Here are today's top headlines from the Marketplace Morning Report and from around the web.
The Federal Reserve meets today to talk monetary policy as the Fed is expected to start scaling back on some of the extraordinary measures it took during the financial crisis. Speculation over the meeting has pushed the dollar down this morning. Meanwhile, gold has been rising for weeks -- and silver has also reached record highs.
Oil prices at current levels will not derail the global economic recovery, U.S. Treasury Secretary Timothy Geithner said Tuesday.
And Ford said this morning it made $2.6 billion last quarter. That's the company's best first quarter showing since 1998. It appears Ford has not been hurt yet by supply disruptions in Japan.
3M is raising its earnings expectations for the year, saying higher sales around the globe will offset the disruption to its business in Japan from the earthquake there.
Valero Energy reported a quarterly profit on Tuesday as the largest independent refining company benefited from processing cheaper grades of crude at its Midwest plants.
Delta Air Lines says raising fares should allow it to make up for the higher fuel prices that drove a $318 million loss in the first quarter.
Coach reported a higher-than-expected quarterly profit as sales at its North American stores soared, but the upscale handbag maker warned that the disasters in Japan would dent results.
Facebook will launch a daily deals program in five cities today to compete with companies like Groupon and LivingSocial.
Archie is going international. The popular comic is going to start selling Spanish language titles on iTunes and smartphones. Veronica, Betty, Jughead will all be there. The company says the gags translate well. Apparently complaining about homework and shamelessly juggling girlfriends are universal.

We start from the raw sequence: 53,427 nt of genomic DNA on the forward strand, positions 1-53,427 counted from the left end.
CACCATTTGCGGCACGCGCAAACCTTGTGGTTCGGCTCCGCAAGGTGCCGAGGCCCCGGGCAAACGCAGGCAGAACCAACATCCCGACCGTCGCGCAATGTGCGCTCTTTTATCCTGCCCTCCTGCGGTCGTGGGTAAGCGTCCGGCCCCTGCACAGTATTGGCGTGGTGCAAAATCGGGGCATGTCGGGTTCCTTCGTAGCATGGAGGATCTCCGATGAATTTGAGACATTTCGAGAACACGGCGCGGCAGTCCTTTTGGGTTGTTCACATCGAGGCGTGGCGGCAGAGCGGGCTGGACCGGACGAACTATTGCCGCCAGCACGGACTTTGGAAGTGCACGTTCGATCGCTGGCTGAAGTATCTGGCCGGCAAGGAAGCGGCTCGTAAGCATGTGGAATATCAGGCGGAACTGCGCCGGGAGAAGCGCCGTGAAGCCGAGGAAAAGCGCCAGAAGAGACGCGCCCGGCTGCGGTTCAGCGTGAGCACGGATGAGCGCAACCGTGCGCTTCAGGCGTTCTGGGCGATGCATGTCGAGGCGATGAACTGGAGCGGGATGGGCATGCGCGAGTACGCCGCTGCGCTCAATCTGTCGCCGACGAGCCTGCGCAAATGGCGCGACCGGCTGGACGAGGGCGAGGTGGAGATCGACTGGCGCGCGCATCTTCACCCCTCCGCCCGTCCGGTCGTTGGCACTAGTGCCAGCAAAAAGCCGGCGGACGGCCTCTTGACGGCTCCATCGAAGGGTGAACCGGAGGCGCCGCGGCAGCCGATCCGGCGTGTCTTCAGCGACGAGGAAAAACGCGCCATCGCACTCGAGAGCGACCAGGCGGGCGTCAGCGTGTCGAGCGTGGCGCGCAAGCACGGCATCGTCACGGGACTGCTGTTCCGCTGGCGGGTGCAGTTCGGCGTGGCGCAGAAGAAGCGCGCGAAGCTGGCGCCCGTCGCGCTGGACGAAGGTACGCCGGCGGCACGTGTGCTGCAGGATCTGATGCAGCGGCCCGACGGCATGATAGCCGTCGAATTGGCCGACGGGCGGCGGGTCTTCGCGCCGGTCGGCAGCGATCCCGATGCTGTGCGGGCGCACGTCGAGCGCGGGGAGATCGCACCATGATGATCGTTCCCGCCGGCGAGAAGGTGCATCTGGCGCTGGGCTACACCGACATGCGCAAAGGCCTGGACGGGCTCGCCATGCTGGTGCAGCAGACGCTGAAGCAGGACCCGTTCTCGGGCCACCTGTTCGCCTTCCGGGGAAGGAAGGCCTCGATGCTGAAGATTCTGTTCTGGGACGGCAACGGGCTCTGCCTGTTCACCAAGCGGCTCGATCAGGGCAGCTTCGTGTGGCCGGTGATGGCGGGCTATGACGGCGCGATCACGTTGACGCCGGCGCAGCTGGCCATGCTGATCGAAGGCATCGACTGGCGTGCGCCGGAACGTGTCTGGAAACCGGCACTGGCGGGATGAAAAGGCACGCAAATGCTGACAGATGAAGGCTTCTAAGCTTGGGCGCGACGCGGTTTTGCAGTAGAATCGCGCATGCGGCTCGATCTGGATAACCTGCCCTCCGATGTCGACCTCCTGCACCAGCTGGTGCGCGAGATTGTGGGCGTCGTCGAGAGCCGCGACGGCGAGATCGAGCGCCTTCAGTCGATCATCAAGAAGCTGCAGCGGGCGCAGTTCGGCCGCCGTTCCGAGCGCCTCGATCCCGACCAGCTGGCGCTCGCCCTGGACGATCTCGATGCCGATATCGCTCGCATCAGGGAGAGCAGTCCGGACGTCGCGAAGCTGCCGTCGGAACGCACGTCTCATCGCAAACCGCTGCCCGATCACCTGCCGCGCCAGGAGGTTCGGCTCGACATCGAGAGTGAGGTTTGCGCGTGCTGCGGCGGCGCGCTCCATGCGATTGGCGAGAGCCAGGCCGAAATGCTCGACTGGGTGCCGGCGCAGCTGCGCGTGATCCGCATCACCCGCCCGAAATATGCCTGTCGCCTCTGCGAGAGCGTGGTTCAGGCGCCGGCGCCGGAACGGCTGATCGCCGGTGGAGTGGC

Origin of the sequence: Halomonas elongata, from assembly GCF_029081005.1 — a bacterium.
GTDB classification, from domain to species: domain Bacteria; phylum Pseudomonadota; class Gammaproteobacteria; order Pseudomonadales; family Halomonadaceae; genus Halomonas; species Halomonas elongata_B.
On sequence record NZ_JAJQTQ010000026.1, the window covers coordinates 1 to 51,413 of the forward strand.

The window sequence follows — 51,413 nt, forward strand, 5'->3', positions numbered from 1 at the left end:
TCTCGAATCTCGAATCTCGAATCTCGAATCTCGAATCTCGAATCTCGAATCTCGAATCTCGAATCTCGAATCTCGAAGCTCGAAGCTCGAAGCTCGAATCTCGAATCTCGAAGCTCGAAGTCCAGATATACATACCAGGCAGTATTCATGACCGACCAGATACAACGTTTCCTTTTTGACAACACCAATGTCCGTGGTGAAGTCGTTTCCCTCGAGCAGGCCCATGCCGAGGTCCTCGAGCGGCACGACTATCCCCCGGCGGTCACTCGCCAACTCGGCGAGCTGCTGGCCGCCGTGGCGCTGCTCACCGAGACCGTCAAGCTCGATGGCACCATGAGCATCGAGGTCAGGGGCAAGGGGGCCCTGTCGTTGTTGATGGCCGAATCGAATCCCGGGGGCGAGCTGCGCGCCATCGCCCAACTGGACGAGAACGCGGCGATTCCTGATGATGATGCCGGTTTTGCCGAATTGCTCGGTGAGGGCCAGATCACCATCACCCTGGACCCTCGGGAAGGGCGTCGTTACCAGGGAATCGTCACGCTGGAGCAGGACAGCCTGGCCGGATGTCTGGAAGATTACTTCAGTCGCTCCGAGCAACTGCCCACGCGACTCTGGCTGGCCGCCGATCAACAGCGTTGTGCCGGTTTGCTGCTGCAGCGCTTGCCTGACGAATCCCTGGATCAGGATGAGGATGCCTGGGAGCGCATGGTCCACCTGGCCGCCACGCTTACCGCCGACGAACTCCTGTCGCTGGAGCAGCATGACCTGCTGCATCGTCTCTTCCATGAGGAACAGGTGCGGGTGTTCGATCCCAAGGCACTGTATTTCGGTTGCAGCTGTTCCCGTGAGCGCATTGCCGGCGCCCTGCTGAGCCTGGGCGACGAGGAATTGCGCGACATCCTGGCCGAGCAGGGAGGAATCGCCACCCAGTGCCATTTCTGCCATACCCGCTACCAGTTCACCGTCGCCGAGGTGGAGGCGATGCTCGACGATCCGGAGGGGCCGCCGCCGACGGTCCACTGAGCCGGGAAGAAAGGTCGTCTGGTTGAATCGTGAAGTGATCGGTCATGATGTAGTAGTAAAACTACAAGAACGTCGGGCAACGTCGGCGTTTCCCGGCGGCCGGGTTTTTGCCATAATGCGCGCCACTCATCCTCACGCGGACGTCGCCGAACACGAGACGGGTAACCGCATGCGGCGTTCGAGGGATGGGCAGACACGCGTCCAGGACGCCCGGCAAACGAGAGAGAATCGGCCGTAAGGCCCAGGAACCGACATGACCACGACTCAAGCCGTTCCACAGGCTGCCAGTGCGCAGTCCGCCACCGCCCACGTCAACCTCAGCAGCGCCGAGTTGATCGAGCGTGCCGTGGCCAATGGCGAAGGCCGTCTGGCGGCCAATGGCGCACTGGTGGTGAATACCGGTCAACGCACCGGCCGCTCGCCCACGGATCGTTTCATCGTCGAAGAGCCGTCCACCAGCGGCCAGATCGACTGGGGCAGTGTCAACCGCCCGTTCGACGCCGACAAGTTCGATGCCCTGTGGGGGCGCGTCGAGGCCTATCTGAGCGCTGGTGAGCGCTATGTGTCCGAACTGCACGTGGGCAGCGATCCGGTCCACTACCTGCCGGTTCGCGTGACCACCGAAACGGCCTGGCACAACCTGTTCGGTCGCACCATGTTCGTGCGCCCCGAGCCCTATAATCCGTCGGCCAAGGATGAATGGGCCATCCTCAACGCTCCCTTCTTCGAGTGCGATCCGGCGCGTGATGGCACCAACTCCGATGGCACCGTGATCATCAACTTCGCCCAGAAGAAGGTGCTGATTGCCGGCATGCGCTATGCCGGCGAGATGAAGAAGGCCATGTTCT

Books are getting in on the product placement game. The Wall Street Journal reports for his upcoming travel memoir author Harry Hurt got freebies from companies like camping gear company Coleman and talked up the products in the narrative. I'm all for capitalism, but ads in the text? What's next? What, a piece of work is a Big Mac? Do not go gently into that good Macy's. This is the way the world ends -- not with a bang, but a Pepsi.
To bumper cars. It seems only natural that you would use them to bump into the other bumper cars. Well not so -- anymore -- at one resort in the U.K. which has banned bumping for fear of being sued since the cars don't have airbags. The resort says riders can have plenty of fun trying to dodge other people instead of running into them. It calls its bumper cars "dodgems."
You can read the rest of today's stories from the Marketplace Morning Report here.